“Given the realities of the pandemic, my goal was to give consumers an innovative and inspiring way to safely explore design ideas and shop for products for their own homes,” shares Gary Pettitt, publisher of Seasonal Living Magazine. Pettitt was concerned at the start of the outbreak how his furniture company, also called Seasonal Living, and the designers he knew from both brands would fare. Now he’s feeling proud, he says, that the design industry is pioneering new approaches to doing business healthfully. If that leads to healthy profits too, it’s a win-win for everyone.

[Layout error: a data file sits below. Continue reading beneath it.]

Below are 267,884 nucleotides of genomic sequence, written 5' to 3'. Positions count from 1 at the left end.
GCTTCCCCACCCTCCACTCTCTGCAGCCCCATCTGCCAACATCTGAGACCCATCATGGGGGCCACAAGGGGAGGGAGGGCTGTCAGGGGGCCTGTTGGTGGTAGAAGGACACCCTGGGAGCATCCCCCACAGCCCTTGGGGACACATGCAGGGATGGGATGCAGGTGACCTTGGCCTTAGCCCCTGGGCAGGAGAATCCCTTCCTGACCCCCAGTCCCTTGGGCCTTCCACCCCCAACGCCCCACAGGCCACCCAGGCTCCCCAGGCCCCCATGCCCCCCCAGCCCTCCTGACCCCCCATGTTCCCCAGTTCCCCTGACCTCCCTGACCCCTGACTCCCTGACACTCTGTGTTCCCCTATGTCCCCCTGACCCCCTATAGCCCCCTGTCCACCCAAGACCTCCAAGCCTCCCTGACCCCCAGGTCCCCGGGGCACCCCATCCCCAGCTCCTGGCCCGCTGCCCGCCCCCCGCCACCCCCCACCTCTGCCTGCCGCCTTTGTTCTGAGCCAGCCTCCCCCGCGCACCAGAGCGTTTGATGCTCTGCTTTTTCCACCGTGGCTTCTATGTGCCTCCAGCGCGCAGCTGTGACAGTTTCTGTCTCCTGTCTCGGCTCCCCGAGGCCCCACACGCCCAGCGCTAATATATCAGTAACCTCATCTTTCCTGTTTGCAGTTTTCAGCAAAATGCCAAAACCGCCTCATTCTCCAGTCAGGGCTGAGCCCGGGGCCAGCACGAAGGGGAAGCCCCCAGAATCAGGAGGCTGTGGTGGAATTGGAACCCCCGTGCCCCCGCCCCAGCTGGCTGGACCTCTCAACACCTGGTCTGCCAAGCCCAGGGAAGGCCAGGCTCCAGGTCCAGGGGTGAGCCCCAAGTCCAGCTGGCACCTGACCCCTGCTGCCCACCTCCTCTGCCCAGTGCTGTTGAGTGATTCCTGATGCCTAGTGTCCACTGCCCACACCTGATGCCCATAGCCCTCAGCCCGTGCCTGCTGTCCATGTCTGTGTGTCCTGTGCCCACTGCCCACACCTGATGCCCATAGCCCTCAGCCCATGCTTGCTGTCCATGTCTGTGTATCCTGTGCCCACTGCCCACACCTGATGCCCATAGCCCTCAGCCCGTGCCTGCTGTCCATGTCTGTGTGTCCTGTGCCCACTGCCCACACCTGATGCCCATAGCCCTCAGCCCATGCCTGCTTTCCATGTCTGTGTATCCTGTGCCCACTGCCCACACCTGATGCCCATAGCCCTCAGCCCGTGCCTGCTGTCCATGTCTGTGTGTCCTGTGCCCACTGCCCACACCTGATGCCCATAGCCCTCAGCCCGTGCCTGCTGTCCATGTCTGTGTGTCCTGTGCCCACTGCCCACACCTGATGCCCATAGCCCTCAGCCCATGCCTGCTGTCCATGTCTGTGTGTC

With regard to showcase homes, if designers, sponsors and publishers see tangible benefits of a virtual-only format and their metrics prove worthwhile, this will likely become an ongoing vehicle for promotion and possibly fundraising.
“The pandemic will have a lasting impact on the industry, from the way interior designers approach their work to making events like this one more accessible and inclusive,” Astley predicts. Just how much of an impact is still an ongoing question.